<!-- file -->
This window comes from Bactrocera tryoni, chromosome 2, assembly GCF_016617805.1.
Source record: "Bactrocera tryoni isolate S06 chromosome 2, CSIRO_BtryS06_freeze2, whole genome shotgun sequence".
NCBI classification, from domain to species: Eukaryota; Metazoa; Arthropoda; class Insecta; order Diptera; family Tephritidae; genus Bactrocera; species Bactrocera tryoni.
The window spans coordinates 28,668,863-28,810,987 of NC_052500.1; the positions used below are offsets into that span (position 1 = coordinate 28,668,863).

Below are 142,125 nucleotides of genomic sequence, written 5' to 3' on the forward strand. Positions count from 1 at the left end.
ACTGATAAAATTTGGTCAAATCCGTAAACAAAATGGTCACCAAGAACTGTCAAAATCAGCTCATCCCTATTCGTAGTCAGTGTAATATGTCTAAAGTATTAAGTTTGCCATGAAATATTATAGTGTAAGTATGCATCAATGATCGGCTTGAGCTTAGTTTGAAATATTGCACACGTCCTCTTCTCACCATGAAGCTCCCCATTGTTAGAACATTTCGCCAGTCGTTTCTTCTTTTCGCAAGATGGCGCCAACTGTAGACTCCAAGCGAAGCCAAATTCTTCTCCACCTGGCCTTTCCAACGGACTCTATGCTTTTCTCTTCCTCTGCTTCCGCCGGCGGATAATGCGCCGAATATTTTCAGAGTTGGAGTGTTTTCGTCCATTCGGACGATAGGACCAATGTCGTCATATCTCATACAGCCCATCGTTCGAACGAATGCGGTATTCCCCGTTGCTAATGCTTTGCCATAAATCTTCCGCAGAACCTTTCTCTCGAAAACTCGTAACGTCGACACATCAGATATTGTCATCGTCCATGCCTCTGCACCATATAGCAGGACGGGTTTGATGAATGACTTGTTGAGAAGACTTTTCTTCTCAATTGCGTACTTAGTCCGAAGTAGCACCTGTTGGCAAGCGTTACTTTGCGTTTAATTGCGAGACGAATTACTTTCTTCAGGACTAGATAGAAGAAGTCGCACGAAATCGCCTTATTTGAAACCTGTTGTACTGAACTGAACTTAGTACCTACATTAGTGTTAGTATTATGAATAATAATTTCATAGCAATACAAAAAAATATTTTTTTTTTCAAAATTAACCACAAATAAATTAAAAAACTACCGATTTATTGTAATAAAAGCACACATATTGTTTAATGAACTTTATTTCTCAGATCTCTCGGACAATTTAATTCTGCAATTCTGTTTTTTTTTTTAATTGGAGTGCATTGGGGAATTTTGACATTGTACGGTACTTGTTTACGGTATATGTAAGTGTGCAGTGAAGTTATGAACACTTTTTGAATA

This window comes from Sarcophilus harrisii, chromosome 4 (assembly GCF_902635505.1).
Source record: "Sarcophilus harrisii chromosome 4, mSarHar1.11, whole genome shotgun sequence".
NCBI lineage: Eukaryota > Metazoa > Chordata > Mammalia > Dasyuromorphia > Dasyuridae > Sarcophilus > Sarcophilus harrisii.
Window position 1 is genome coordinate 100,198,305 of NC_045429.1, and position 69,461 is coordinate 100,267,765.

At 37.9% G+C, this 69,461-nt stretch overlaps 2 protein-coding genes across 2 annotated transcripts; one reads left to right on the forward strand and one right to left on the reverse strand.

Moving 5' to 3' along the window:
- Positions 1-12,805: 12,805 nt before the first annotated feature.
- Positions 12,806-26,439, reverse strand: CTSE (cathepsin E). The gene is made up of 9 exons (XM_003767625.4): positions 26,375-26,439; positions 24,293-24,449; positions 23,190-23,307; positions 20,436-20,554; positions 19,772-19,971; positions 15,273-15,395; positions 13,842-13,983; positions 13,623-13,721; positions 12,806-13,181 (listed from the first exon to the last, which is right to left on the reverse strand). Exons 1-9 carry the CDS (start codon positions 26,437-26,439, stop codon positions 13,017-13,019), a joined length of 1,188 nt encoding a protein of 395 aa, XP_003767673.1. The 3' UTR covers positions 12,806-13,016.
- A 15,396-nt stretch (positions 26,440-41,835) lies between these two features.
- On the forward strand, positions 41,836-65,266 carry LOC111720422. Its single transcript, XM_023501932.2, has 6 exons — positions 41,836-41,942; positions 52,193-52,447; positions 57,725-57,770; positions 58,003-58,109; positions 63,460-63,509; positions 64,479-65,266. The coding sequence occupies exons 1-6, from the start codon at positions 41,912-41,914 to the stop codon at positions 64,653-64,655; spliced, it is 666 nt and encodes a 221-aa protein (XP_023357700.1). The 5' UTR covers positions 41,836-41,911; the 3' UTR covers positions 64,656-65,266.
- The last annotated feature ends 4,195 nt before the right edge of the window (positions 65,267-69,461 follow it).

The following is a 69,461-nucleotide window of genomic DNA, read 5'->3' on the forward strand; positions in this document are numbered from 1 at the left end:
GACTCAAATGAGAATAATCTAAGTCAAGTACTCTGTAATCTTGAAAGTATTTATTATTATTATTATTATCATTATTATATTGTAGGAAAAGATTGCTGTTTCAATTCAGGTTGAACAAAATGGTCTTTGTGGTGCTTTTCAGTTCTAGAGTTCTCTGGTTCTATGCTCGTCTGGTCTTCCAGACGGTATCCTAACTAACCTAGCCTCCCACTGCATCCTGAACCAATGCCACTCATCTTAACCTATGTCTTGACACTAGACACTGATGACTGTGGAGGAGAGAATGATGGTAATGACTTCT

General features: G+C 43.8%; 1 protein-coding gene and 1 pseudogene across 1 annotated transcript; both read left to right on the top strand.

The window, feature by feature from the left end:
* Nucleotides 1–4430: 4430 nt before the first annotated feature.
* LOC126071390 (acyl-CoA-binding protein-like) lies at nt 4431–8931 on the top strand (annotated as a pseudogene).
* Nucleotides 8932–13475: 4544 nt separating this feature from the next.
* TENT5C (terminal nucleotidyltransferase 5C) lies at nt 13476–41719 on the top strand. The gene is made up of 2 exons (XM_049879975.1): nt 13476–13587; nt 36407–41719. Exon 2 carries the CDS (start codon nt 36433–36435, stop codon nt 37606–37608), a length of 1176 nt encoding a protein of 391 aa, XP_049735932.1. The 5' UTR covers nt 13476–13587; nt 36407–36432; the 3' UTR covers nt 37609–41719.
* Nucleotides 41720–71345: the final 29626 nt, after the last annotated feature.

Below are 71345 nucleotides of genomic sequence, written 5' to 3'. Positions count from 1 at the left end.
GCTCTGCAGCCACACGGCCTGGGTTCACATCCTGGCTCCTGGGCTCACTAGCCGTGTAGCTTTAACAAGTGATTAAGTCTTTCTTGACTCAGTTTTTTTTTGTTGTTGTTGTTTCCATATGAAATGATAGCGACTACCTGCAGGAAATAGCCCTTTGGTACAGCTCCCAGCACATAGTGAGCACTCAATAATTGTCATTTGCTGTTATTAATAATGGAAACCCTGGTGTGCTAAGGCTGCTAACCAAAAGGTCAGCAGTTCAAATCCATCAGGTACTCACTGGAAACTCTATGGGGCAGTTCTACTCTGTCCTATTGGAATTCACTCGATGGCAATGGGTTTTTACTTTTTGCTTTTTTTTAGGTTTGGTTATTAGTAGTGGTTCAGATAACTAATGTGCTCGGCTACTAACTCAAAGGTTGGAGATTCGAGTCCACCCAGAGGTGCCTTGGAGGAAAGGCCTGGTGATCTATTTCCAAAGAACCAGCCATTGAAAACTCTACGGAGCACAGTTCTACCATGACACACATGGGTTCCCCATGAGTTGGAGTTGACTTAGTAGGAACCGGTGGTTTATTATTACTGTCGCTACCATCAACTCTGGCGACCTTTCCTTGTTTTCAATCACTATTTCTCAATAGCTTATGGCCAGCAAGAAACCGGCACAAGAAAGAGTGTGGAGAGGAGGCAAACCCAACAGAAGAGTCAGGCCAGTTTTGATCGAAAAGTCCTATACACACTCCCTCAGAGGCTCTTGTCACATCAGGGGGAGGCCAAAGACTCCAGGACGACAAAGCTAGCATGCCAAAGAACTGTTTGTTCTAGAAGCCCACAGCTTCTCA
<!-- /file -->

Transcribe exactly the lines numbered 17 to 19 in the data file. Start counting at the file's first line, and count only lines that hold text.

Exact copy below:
- The last annotated feature ends 4,195 nt before the right edge of the window (positions 65,267-69,461 follow it).

The following is a 69,461-nucleotide window of genomic DNA, read 5'->3' on the forward strand; positions in this document are numbered from 1 at the left end:
GACTCAAATGAGAATAATCTAAGTCAAGTACTCTGTAATCTTGAAAGTATTTATTATTATTATTATTATCATTATTATATTGTAGGAAAAGATTGCTGTTTCAATTCAGGTTGAACAAAATGGTCTTTGTGGTGCTTTTCAGTTCTAGAGTTCTCTGGTTCTATGCTCGTCTGGTCTTCCAGACGGTATCCTAACTAACCTAGCCTCCCACTGCATCCTGAACCAATGCCACTCATCTTAACCTATGTCTTGACACTAGACACTGATGACTGTGGAGGAGAGAATGATGGTAATGACTTCT